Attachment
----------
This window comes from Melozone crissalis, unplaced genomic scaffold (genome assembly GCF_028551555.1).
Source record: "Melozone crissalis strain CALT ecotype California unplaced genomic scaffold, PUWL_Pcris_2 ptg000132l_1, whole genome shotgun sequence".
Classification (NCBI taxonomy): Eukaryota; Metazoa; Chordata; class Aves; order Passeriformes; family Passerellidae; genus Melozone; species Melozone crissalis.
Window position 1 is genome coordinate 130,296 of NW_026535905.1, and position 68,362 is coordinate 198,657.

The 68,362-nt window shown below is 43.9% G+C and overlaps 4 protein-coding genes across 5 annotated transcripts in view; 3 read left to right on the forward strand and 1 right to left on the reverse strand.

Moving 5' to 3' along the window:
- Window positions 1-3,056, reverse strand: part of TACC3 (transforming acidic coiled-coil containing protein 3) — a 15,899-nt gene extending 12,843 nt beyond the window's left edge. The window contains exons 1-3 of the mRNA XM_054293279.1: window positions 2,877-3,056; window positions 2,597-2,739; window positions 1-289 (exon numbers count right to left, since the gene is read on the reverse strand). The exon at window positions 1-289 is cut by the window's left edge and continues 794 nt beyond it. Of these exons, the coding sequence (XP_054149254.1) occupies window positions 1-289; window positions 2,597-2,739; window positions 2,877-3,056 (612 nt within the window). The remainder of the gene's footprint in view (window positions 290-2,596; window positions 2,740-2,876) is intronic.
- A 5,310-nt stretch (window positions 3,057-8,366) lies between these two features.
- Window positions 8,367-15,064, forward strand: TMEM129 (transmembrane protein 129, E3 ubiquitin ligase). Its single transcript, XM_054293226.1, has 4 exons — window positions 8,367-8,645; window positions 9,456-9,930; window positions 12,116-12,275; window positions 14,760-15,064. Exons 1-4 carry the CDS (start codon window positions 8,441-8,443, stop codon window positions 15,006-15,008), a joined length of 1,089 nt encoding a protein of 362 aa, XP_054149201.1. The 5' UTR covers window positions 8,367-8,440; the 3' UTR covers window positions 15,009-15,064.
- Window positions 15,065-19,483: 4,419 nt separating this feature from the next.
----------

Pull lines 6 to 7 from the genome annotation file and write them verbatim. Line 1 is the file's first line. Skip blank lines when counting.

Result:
Moving 5' to 3' along the window:
- Window positions 1-3,056, reverse strand: part of TACC3 (transforming acidic coiled-coil containing protein 3) — a 15,899-nt gene extending 12,843 nt beyond the window's left edge. The window contains exons 1-3 of the mRNA XM_054293279.1: window positions 2,877-3,056; window positions 2,597-2,739; window positions 1-289 (exon numbers count right to left, since the gene is read on the reverse strand). The exon at window positions 1-289 is cut by the window's left edge and continues 794 nt beyond it. Of these exons, the coding sequence (XP_054149254.1) occupies window positions 1-289; window positions 2,597-2,739; window positions 2,877-3,056 (612 nt within the window). The remainder of the gene's footprint in view (window positions 290-2,596; window positions 2,740-2,876) is intronic.